“The Appian Way: The Road that Built the Roman Empire” by Richard Talbert – Cambridge University Press 2012.  A a comprehensive study of the Appian Way and its significance to the Roman Empire. The author draws on a wide range of archaeological and historical evidence to explore the road’s construction, use, and legacy.



Campus Outdoor Lighting

“The Starry Night” | Vincent van Gogh

The IEEE Education & Healthcare Facilities Committee has completed a chapter on recommended practice for designing, building, operating and maintaining campus exterior lighting systems in the forthcoming IEEE 3001.9 Recommended Practice for the Design of Power Systems for Supplying Commercial and Industrial Lighting Systems; a new IEEE Standards Association title inspired by, and derived from, the legacy “IEEE Red Book“.  The entire IEEE Color Book suite is in the process of being replaced by the IEEE 3000 Standards Collection™  which offers faster-moving and more scaleable, guidance to campus power system designers.

Campus exterior lighting systems generally run in the 100 to 10,000 fixture range and are, arguably, the most visible characteristic of public safety infrastructure.   Some major research universities have exterior lighting systems that are larger and more complex than cooperative and municipal power company lighting systems which are regulated by public service commissions.

While there has been considerable expertise in developing illumination concepts by the National Electrical Manufacturers Association, Illumination Engineering Society, the American Society of Heating and Refrigeration Engineers, the International Electrotechnical Commission and the International Commission on Illumination, none of them contribute to leading practice discovery for the actual power chain for these large scale systems on a college campus.   The standard of care has been borrowed, somewhat anecdotally, from public utility community lighting system practice.  These concepts need to be revisited as the emergent #SmartCampus takes shape.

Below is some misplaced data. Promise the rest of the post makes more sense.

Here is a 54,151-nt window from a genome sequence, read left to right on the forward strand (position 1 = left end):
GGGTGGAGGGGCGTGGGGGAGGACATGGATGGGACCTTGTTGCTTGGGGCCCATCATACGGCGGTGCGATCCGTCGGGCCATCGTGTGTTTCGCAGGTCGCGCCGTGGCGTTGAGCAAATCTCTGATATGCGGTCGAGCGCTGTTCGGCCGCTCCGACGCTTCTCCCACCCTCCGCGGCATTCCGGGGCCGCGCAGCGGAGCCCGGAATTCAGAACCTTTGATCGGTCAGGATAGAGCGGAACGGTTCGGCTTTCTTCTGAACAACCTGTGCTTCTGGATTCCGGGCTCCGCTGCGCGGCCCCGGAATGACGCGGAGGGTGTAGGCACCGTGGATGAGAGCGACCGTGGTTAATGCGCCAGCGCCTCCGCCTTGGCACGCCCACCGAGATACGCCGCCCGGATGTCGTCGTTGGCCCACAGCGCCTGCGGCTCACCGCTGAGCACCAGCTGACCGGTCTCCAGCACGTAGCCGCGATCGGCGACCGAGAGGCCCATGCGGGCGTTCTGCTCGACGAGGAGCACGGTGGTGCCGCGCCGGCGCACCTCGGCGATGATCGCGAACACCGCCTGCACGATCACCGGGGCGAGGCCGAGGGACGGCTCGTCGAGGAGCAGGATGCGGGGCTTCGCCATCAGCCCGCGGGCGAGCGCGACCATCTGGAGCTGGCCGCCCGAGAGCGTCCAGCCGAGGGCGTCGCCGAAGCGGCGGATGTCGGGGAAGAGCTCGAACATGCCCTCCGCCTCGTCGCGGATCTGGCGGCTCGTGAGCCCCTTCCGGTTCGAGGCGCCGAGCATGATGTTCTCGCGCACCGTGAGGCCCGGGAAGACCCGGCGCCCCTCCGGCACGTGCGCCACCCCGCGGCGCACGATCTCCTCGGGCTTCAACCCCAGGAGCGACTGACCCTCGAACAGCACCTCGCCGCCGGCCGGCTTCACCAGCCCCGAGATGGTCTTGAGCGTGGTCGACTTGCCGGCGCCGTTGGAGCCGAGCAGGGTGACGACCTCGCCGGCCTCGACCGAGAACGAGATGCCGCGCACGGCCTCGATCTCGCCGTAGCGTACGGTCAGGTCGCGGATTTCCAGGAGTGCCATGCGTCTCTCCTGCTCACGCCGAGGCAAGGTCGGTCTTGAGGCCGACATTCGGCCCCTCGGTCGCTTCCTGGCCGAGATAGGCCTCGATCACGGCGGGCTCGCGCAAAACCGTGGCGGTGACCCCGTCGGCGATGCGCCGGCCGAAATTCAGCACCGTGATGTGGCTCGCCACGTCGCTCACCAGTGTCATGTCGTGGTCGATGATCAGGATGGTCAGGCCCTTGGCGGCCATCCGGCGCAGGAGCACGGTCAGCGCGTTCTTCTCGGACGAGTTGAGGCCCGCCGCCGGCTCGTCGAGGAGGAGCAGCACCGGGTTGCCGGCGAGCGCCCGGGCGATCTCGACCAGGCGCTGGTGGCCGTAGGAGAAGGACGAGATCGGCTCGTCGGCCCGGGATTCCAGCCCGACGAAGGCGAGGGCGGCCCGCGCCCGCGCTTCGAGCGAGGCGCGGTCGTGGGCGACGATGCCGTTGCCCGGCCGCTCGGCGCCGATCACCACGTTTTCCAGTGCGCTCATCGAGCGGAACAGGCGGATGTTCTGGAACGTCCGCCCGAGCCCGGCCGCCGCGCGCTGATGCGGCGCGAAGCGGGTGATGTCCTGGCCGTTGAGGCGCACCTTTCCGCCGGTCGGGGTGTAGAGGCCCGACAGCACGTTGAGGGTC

Electrical power professionals who service the education and university-affiliated healthcare facility industry should communicate directly with Mike Anthony (maanthon@umich.edu) or Jim Harvey (jharvey@umich.edu).  This project is also on the standing agenda of the IEEE E&H committee which meets online 4 times monthly — every other Tuesday — in European and American time zones.  Login credentials are available on its draft agenda page.

Issue: [15-199]

Category: Electrical, Public Safety, Architectural, #SmartCampus, Space Planning, Risk Management

Contact: Mike Anthony, Kane Howard, Jim Harvey, Dev Paul, Steven Townsend, Kane Howard